Four volunteers nominated for Janet Clemmons Community Service Award

Four individuals who have volunteered countless hours to help low-income families in Butler County have been nominated for the 2013 Janet Clemmons Community Service Award.

The nominees have fed the hungry, completed home repairs and mobility improvements, organized community events, raised money for good causes, empowered residents, mentored low-income youth, volunteered in schools and left their communities a better place to live, said Jeffrey Diver, executive director of Supports to Encourage Low-income Families (SELF) which presents the award annually in memory of its founder.

Diver called the nominees “a powerful group” and said the “depth of service in our community continues” to be impressive.

“Butler County is rich with resources for people who need help and hope,” he said.

All nominees will receive recognition at SELF’s 17th annual dinner where the winner of the 2013 Janet Clemmons Community Service Award will be announced. The award is given annually in memory of Janet Clemmons who founded SELF in 1995.

The nominees are: Howard and Judy Dirksen of Fairfield, founders of the Fairfield Food Pantry; Elaine Garver of Monroe, a community volunteer and the development officer for the Middletown Community Foundation; and Butch Hubble of Hamilton, chair of the Hamilton Community Council where he organizes the community and advocates on behalf of low-income families.

Howard and Judy Dirksen have been nominated as a team, which Diver said, is fitting because both are best known for their work as founding members of the Fairfield Food Pantry.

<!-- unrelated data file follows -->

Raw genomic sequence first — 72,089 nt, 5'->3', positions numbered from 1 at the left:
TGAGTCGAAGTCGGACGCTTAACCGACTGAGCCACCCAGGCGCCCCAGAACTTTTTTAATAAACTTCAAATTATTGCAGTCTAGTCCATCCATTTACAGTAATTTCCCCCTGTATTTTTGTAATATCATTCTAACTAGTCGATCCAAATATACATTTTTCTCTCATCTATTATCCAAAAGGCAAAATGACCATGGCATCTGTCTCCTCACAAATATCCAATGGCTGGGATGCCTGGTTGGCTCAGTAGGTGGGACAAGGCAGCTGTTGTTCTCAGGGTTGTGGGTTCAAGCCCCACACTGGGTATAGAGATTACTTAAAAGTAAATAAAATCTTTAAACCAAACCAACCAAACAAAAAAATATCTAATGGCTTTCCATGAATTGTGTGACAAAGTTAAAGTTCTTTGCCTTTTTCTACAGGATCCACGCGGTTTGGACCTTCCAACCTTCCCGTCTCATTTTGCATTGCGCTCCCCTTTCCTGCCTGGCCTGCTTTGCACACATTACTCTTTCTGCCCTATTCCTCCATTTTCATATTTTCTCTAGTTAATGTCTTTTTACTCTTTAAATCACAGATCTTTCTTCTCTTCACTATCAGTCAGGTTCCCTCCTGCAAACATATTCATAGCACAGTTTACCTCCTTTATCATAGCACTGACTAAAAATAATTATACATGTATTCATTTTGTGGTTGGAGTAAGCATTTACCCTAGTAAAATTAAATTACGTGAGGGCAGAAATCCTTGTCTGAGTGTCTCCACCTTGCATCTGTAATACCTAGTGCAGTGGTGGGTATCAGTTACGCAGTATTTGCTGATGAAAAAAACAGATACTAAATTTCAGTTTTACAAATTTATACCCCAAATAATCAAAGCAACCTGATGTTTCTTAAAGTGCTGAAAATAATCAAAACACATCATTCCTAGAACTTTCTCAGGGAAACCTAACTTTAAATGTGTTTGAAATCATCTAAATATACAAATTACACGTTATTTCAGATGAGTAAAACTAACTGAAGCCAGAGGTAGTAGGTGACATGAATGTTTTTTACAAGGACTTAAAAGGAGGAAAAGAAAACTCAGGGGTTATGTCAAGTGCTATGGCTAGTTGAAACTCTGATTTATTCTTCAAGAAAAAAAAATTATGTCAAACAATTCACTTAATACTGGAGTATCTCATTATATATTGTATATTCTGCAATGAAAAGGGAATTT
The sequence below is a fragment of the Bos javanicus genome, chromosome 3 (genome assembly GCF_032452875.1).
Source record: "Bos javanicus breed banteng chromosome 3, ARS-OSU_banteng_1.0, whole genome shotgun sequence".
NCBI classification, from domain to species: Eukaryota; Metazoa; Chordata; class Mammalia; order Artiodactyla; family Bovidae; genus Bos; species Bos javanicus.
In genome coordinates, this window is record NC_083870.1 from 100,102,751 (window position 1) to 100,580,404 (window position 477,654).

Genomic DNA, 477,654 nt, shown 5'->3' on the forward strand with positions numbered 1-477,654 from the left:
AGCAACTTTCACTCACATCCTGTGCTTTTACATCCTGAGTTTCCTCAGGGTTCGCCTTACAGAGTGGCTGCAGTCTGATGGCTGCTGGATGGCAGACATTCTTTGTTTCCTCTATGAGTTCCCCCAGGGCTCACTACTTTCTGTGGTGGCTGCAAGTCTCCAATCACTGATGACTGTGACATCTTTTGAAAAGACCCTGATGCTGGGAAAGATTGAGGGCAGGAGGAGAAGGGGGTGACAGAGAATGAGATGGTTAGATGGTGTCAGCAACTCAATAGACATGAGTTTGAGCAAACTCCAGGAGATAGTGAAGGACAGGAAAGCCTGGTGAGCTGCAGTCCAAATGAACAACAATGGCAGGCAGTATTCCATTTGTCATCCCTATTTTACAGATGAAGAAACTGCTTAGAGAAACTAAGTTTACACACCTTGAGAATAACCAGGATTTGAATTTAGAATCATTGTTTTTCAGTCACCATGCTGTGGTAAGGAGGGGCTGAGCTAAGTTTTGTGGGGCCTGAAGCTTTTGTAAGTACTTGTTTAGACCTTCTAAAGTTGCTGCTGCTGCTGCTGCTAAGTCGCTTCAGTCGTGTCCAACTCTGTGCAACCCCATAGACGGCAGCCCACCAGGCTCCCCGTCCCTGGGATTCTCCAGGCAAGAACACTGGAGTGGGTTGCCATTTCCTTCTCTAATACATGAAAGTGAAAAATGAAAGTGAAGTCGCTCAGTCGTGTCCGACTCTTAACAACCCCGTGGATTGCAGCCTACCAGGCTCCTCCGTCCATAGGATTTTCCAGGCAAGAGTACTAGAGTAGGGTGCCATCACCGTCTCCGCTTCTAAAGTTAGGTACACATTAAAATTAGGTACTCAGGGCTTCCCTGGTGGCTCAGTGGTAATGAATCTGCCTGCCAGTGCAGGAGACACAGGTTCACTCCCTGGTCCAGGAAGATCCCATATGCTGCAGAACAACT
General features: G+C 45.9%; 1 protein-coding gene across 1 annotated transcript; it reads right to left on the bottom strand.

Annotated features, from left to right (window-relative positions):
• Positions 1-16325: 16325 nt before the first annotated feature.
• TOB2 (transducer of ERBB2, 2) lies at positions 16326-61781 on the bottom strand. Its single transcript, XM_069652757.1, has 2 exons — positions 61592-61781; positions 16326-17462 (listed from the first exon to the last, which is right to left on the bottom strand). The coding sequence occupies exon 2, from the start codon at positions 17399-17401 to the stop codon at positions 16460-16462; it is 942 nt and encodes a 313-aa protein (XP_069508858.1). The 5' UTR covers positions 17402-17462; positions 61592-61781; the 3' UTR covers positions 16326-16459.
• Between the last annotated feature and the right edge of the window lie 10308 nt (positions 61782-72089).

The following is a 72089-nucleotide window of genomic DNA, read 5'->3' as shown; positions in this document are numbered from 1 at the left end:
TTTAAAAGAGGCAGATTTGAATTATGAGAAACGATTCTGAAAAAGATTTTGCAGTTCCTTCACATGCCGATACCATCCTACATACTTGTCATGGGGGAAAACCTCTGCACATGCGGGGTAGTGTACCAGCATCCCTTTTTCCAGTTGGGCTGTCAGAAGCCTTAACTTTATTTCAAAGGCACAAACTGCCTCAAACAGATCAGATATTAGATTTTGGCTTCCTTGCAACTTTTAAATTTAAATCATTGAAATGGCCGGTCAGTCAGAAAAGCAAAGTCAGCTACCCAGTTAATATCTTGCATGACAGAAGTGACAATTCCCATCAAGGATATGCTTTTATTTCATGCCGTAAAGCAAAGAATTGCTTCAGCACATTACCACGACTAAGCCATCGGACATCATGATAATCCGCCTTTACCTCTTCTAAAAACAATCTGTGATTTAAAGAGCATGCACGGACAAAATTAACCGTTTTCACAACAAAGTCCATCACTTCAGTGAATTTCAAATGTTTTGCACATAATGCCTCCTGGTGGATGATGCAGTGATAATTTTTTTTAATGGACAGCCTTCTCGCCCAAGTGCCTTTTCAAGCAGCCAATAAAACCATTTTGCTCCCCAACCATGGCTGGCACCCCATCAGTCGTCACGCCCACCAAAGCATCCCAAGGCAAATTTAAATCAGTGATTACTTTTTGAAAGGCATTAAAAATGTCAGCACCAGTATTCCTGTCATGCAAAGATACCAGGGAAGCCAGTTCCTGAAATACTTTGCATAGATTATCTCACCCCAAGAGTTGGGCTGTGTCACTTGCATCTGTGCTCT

Howard served on the committee that founded SELF and served as an original board member. His contributions to the Fairfield community include: serving on Fairfield City Council where he addressed quality of life issues; founding the Fairfield Community Connection Group for families, seniors, and youth; and starting the Fairfield Community Foundation. Judy spends many hours each week fundraising, promoting and coordinating the food pantry. She also serves on the Fairfield Women organization that donates to many agencies serving Butler County.

Garver is past president of the Middletown Rotary Club, serves on the Governing Board of the Butler County Educational Service Center, the Advisory Board for the YWCA’s Girls Inc., Butler County Developmental Disabilities CAT (Community Action Team) and the Monroe Area Community Foundation. She has also given countless hours to the United Way of Greater Cincinnati-Middletown Area as a board member, campaign speaker and chairwoman for the Women Living United Initiative helping better prepare children for kindergarten through the Imagination Library program for preschool children. She also founded the Patient Representative Program at the Middletown Regional Hospital (now Atrium Medical Center) to make sure patients were treated with respect and dignity and was instrumental in initiating the volunteer program for adults with special needs.

Hubble is a true community volunteer, donating his time and leadership talents to many organizations, causes and projects in Hamilton, Diver said.

He returned to his hometown of Hamilton after serving in the armed forces and as a law enforcement officer. As a trustee of the Hamilton Community Foundation, the chair of the Hamilton Community Council, and active member of the Hamilton Vision Commission, Hubble keeps the needs of low income residents in the forefront, garnering widespread support to create real, positive change, Diver said. From volunteering with SELF’s Group Workcamps to increase the safety and comfort of low income homeowners, to serving on the board of the Neighborhood Housing Services to increase homeownership opportunities, to organizing neighborhood clean ups, he has worked to improve the lives and living conditions of many residents in Butler County, Diver added.

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